Network resiliency is goal of new capacity enhancement guides from CISA

The cyber experts want to expand agencies' abilities to counter phishing, authenticate users, remotely patch vulnerabilities and secure mobile devices.
mobile security
(Getty Images)

The Cybersecurity and Infrastructure Security Agency is continuing to centralize federal network resiliency efforts with the release of its first capacity enhancement guides.

The seven CEGs released in November advise agencies on how to expand the abilities to counter phishing; guard against malvertising; authenticate users; remotely patch vulnerabilities; protect remote printing; and secure mobile devices.

Rather than mandate that agencies buy specific technologies — as they implement zero-trust security architectures, per the May cybersecurity executive order — the evolving documents encourage a culture shift in building the right cyber stack.

“Anytime that somebody is talking about cyber in this realm, at this level, it’s beneficial, and agencies are going to take notice,” Tony D’Angelo, vice president of public sector at Lookout, told FedScoop. “Depending on where you are as an agency, [the CEGs] will either be a checklist, an affirmation of where you are, or a pretty strong recipe for getting where you need to be.”


The CEGs offer “pretty comprehensive” guidance, and agencies looking for a place to start should consider the counter-phishing recommendations, D’Angelo added.

Phishing and ransomware pose the two biggest threats to agencies, with the former on the rise on mobile devices via text messages as a way to harvest federal credentials. CISA‘s CEG on phishing recommends technical capabilities for hardening email systems, web browsing and mobile endpoints against such attacks.

“If you focus on that threat specifically, you’re going to pick solutions in your security stack that address a lot of the things we’ve been talking about — whether it’s a cloud-based [secure access service edge] solution or down to the endpoint,” D’Angelo said.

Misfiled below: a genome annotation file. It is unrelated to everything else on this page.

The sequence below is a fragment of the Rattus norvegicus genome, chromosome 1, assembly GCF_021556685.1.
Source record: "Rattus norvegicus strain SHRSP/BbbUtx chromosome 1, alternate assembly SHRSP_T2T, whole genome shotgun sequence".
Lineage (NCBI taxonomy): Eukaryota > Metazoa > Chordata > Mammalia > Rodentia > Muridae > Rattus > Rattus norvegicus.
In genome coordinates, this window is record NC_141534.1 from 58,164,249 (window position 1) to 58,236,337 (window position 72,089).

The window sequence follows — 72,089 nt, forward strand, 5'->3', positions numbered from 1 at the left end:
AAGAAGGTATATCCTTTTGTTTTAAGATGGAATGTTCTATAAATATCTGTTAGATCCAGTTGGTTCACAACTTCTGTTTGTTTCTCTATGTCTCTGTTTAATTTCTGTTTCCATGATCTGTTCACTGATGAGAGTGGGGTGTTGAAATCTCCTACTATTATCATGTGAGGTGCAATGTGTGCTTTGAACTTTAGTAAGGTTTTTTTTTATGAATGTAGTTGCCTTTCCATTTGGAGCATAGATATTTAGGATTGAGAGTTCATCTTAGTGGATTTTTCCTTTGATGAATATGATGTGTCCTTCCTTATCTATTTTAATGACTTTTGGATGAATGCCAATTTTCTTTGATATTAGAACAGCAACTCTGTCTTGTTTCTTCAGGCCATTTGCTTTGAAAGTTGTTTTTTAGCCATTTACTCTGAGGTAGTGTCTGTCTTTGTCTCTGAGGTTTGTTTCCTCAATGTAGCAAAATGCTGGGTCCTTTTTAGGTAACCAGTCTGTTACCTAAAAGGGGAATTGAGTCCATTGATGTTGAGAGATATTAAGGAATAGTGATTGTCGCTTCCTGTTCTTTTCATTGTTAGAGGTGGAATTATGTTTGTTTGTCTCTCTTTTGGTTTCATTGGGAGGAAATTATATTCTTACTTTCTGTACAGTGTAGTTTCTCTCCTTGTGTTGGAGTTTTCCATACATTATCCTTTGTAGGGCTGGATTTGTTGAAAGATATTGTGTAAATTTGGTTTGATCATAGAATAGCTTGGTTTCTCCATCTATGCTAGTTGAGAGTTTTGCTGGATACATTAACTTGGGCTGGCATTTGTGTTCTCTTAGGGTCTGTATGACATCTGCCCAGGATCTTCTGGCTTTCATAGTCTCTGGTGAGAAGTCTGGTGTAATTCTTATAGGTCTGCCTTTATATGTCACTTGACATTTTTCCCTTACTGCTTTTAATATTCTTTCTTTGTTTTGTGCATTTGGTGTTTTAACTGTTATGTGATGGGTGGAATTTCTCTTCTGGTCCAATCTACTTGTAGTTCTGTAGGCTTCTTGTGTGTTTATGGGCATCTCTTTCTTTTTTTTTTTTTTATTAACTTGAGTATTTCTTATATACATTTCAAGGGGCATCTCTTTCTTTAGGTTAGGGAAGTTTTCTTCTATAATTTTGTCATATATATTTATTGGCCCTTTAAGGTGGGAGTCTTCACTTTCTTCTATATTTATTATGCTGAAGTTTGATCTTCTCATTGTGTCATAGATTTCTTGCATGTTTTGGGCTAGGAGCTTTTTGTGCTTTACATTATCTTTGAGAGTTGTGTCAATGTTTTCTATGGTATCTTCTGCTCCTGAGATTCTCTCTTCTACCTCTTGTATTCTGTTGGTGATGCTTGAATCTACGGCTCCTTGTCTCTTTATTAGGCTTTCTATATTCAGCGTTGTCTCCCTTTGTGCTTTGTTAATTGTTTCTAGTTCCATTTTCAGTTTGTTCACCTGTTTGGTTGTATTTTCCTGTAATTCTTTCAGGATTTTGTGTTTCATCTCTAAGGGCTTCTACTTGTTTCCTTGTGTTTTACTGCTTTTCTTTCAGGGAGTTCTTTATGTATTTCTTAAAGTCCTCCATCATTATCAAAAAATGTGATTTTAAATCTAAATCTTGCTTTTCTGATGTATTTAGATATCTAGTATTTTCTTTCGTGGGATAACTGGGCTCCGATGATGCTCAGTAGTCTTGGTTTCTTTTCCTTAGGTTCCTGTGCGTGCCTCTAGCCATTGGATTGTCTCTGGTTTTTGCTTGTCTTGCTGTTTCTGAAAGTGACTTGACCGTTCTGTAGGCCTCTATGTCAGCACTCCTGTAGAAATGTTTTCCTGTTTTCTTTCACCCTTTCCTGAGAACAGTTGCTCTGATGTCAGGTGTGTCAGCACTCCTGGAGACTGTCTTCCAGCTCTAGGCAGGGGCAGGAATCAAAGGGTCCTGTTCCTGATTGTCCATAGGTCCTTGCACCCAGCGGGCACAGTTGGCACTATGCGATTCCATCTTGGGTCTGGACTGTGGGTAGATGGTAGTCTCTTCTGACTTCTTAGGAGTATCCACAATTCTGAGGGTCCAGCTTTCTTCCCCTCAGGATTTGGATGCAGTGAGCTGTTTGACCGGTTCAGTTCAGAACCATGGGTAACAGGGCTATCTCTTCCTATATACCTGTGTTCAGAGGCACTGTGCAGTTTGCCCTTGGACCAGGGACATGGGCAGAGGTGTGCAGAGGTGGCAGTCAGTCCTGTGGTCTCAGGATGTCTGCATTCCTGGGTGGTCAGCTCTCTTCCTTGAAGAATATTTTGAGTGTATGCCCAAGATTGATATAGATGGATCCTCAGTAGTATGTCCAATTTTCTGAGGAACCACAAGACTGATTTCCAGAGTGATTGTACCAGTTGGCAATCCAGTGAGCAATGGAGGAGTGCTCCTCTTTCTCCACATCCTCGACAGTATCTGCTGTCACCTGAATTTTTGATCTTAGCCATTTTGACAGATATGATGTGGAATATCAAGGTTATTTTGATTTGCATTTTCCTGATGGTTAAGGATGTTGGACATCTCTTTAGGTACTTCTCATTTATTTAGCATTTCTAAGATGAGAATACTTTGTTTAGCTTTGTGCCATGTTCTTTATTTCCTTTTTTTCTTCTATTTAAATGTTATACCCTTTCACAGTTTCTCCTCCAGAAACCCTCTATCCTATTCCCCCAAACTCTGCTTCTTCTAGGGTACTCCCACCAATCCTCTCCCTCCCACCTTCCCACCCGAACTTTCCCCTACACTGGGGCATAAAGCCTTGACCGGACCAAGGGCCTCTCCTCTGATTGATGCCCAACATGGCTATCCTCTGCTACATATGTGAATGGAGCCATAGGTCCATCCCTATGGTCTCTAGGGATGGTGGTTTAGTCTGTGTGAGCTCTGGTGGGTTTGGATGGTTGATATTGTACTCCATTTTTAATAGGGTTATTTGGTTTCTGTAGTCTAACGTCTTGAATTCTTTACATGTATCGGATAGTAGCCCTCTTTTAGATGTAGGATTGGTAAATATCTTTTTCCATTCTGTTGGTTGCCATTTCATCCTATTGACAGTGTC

The inclusion of mobile device security checklists for organizations and consumers is refreshing because that aspect of cybersecurity went largely unaddressed prior to the rise of remote work during the pandemic, he added.

Bring-your-own-approved-device (BYOAD) initiatives are on the rise, both at civilian agencies and the Department of Defense. But whether an employee is using government-furnished equipment (GFE) or their personal mobile device, management is needed — in the form of a mobile device management (MDM) or mobile application manager (MAM) solution — as is mobile threat defense.


Between 65% and 75% of GFE and personal mobile devices on federal networks lack the latter, which can ride on top of either an unmanaged device or an MDM or MAM solution, D’Angelo said.

The CEGs do a good job of introducing such concepts, although the harder part is getting employee buy-in for BYOAD initiatives.

“That’s always one of the biggest challenges in a BYOAD scenario, is convincing that end user that you’re not spying on them — that you’re only there to protect the device,” D’Angelo said. “And that comes in a couple of different flavors whether it’s phishing; maybe app vulnerability; app scanning; the actual vulnerabilities of the [operating system] itself, whether it’s iOS or Android; and then things like network-based attacks; or free Wi-Fi in coffee shops, airports, things like that.”

Latest Podcasts